István Szakadát: The MNB and the BME are both large institutions, so within the current frameworks, new cooperation opportunities may develop alongside existing projects (e.g. water management).  We are constantly working to make our joint research as effective as possible, either by redesigning it or by extending a research project. The cooperation between the MNB's Digitalisation Directorate and the Faculty of Electrical Engineering and Informatics (VIK) could be an attractive example for others.


What is the added value of the MNB’s involvement, what new opportunities have opened up within the framework of the workshop?


Gábor Magyar: Together with the bank, we can work with partners on projects that would otherwise be more difficult to access. Of course, their financial support is also important, but I am particularly impressed by their proactive approach towards the digital switchover. In large international commercial banks, it is always the parent company that makes the decisions on technology development, and in a profitable sector like banking, this is not always a quick process, even though new solutions from emerging Fintech companies are spreading at lightning speed. The MNB’s foresight is extremely useful in this respect. If we don’t act in time, we will have trouble with the new generation of challenges. The MNB has taken notice and has started to work on its own regulatory activities, for example in the area of data protection, which is becoming more and more worrying as technology develops.





What projects have been implemented in the last 4 years?

Gábor Magyar: Fortunately, it would be difficult to summarise the achievements of the last period of almost 4 years in such a short space, so I would like to highlight just a few of the most important developments.

One of these is our study Digital Footprintsin the Data Age, which answers a number of topical questions about the digital footprints we leave in our everyday, public online activities. As the data era is expanding, more and more data on the activities and characteristics of individuals and groups are being collected by various institutions, and the large-scale use of these data at institutional and corporate levels also provides opportunities for data-driven decision-making and management (including automation and autonomous solutions). The transformation of value chains will have an even bigger, overarching impact. In our study entitled Data analytics, artificial intelligence and ethics in finance we focused on the role of data analytics, machine learning and artificial intelligence, which has grown significantly in the last decade in the context of exploding data volumes. New methods and practices are significantly redefining not only the world of tech companies, but also the way traditional companies, public actors and individuals operate. The research summarised this change through a state-of-the-art analysis of data analytics and artificial intelligence, with an overview of the ethical issues arising from the new opportunities.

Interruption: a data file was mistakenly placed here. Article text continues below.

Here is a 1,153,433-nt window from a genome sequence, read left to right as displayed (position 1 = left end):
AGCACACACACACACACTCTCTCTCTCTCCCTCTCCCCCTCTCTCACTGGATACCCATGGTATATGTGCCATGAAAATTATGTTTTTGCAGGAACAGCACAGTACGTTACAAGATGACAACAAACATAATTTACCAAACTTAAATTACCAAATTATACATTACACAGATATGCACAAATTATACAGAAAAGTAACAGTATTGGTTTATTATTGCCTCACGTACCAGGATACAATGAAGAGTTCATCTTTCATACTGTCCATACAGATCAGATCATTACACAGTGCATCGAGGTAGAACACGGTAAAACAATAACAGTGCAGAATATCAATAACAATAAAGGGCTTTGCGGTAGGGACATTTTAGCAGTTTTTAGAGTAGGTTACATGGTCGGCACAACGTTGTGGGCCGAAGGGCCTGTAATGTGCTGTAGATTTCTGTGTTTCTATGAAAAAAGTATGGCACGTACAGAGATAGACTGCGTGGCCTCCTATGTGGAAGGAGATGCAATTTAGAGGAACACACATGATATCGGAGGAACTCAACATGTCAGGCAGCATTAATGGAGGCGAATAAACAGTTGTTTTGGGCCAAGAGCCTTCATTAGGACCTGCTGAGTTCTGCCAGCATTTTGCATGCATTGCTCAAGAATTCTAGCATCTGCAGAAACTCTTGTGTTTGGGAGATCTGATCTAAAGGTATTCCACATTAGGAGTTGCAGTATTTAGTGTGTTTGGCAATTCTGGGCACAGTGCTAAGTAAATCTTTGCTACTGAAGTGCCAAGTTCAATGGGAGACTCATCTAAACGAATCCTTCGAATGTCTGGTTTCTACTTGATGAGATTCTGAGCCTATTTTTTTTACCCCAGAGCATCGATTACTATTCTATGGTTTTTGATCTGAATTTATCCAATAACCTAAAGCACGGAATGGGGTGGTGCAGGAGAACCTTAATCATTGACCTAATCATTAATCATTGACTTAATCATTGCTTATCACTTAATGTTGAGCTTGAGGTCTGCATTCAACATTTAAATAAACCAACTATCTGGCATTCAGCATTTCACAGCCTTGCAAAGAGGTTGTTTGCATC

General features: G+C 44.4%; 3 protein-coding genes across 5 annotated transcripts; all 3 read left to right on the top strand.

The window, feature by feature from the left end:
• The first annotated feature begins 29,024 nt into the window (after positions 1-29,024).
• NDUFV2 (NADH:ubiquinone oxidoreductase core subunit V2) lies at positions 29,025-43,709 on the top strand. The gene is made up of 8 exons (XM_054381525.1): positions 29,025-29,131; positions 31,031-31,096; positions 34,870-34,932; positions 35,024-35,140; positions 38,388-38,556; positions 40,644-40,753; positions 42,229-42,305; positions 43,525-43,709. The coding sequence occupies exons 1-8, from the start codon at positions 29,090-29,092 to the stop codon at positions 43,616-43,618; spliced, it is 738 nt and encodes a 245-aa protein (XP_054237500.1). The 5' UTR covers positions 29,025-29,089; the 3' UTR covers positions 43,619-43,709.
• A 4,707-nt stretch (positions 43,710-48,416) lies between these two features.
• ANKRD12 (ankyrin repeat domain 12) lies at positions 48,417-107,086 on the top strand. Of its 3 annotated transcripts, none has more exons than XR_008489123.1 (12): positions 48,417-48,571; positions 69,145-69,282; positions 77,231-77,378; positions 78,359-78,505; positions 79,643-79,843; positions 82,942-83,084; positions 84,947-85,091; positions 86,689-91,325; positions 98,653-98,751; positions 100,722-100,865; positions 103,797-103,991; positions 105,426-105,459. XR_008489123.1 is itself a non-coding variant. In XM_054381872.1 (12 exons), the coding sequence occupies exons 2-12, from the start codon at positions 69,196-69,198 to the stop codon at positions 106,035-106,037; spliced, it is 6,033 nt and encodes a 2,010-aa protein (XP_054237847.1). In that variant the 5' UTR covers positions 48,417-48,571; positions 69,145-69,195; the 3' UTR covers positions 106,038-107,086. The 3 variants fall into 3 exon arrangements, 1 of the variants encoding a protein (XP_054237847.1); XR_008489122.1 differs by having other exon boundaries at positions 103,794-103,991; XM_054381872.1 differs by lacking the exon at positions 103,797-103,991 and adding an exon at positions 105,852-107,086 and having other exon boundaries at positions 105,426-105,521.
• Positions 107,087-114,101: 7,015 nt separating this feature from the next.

The area of Central Bank Digital Currency (CBDC) – blockchain technology in finance has also developed into a particularly serious topic. Central bank digital currency means that the central bank issues digital money directly, without the need for an account at a commercial bank, just as we can have cash on us without a bank account. Key topics within this include the research and prototyping of blockchain-based central bank digital currency systems, the research and implementation of smart contracts, as well as the review of performance, scalability and robustness.

In addition to the above, we have been working - and continue to work - on a project to support banking workflows with artificial intelligence, deep learning based NLP (natural language processing) solutions . In this context, we are investigating the correlation between economic news and macroeconomic indices using AI methods, a topic recommended by our colleagues in banking.

What future plans do you have within this cooperation?

István Szakadát: Generally speaking, the activities within the cooperation have now reached many people, we have been noticed in the university, we are “up on the horizon”. There is a lot of interest in the digital transformation of the financial sector, and the ability to work successfully with big data is the key to the future. Therefore, there is great potential in continuing the work based on our ongoing research, complemented by the wide-ranging tasks of disseminating the results.


Rector’s Cabinet Communications Directorate - KJ